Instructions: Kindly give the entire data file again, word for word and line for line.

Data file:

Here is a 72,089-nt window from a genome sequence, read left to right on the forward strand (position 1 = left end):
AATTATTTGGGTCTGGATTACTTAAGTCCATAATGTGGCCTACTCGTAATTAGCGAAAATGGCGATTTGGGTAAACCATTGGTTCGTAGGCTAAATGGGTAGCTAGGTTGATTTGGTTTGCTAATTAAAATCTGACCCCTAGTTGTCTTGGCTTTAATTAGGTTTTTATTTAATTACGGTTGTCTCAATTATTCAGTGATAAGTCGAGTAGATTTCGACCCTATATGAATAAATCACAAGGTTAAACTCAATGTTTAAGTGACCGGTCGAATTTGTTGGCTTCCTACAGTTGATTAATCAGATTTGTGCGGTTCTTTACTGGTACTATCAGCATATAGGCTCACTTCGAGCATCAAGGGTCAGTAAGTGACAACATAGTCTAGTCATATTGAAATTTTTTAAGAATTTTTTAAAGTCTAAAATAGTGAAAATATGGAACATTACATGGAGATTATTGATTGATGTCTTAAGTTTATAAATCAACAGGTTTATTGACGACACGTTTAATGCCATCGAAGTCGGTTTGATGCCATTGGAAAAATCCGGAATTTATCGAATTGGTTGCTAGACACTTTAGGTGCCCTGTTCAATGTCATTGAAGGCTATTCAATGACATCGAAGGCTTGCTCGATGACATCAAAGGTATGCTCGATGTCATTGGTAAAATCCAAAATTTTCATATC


Here is a 72,089-nt window from a genome sequence, read left to right on the forward strand (position 1 = left end):
AATTATTTGGGTCTGGATTACTTAAGTCCATAATGTGGCCTACTCGTAATTAGCGAAAATGGCGATTTGGGTAAACCATTGGTTCGTAGGCTAAATGGGTAGCTAGGTTGATTTGGTTTGCTAATTAAAATCTGACCCCTAGTTGTCTTGGCTTTAATTAGGTTTTTATTTAATTACGGTTGTCTCAATTATTCAGTGATAAGTCGAGTAGATTTCGACCCTATATGAATAAATCACAAGGTTAAACTCAATGTTTAAGTGACCGGTCGAATTTGTTGGCTTCCTACAGTTGATTAATCAGATTTGTGCGGTTCTTTACTGGTACTATCAGCATATAGGCTCACTTCGAGCATCAAGGGTCAGTAAGTGACAACATAGTCTAGTCATATTGAAATTTTTTAAGAATTTTTTAAAGTCTAAAATAGTGAAAATATGGAACATTACATGGAGATTATTGATTGATGTCTTAAGTTTATAAATCAACAGGTTTATTGACGACACGTTTAATGCCATCGAAGTCGGTTTGATGCCATTGGAAAAATCCGGAATTTATCGAATTGGTTGCTAGACACTTTAGGTGCCCTGTTCAATGTCATTGAAGGCTATTCAATGACATCGAAGGCTTGCTCGATGACATCAAAGGTATGCTCGATGTCATTGGTAAAATCCAAAATTTTCATATC